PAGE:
In St Helens South, Socialist Alliance candidate Neil Thompson received 7% of the vote. "St Helens reflected the contradiction within New Labour", Larsen explained. The New Labour candidate for the seat, Sean Woodward, was previously a Conservative member of the House of Commons before deciding that New Labour's politics had moved so far to the right that they now matched his own better than the Tories.
Neil Thompson was a member of the Labour Party for 20 years, and a former local chairperson of the firefighters' union. He was so outraged at the decision to hand the safe Labour seat to Woodward (who once boasted that "even my butler has a butler"), that he told the party "I've had enough, this is the last straw", and quit. Although he considered standing as an independent, Thompson was convinced to join the Socialist Alliance after discussions at the Fire Brigade Union conference.
According to Larsen, the Thompson experience is a growing one in the party, although still a minority. He cites the high profile cases of Mike McHazy, the former editor of Labour Left Weekly, and former member of the Labour Party national executive Liz Davies, who both joined the alliance last year.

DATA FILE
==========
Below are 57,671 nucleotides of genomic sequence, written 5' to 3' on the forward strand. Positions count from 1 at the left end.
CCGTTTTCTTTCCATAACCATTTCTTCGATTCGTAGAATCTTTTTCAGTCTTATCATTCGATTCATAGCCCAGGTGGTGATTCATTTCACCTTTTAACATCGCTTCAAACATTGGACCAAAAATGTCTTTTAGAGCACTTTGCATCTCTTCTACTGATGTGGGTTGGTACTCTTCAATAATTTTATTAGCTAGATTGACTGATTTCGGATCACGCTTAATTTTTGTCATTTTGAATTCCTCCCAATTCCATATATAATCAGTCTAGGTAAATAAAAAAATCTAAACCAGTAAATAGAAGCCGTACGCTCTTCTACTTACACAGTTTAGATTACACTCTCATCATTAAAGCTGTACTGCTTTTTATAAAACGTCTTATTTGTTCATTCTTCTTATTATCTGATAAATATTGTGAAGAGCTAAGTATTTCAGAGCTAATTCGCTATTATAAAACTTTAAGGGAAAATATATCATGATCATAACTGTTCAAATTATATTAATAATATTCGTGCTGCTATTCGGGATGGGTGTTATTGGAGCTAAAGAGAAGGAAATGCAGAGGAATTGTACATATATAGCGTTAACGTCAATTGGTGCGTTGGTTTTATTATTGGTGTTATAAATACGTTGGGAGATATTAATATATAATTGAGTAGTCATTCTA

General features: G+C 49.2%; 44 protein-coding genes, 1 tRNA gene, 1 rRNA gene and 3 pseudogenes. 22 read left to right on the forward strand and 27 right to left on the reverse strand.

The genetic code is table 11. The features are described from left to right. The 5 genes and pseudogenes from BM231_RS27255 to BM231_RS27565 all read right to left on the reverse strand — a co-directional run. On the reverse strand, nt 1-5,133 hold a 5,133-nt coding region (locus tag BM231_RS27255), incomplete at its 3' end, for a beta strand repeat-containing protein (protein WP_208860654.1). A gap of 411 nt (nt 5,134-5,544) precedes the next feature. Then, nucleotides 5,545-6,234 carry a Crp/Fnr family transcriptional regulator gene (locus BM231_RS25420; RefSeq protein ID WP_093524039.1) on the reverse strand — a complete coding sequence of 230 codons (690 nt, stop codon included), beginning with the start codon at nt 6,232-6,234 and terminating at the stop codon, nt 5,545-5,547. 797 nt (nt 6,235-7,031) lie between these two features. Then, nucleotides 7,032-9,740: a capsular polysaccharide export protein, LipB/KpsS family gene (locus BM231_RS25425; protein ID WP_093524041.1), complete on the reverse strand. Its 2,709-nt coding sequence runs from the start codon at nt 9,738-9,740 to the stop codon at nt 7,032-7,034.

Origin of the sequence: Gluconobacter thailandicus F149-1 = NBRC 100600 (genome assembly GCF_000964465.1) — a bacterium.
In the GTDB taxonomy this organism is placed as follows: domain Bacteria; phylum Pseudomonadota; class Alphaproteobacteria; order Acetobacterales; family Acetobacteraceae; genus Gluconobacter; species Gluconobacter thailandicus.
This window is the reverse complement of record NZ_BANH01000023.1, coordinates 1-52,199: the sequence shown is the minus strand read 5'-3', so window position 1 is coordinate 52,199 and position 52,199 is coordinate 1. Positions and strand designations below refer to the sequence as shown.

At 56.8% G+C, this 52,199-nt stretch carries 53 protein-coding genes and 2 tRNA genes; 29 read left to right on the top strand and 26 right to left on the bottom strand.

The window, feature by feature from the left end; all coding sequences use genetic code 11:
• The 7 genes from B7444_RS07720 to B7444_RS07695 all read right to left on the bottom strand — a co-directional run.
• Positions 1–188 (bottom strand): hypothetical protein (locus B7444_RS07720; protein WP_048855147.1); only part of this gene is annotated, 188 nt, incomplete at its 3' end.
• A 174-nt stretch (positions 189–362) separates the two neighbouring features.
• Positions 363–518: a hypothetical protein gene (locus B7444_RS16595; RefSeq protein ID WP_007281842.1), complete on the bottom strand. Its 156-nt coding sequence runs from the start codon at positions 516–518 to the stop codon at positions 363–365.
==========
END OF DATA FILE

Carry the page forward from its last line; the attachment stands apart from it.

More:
"In most cases though", he continued "the branches are the existing left groups plus a few individuals. Now that we've shown that we are some sort of alternative it's about building on that and involving ourselves in communities and workplaces to the extent that we can.
"This means that we have to go beyond being a purely electoral vehicle, and we've done that already".
The Socialist Alliance has been discussing its relationship with the trade unions. The alliance held a series of fringe meetings with union officials in the lead up to the elections, and is planning its own trade union activists' conference.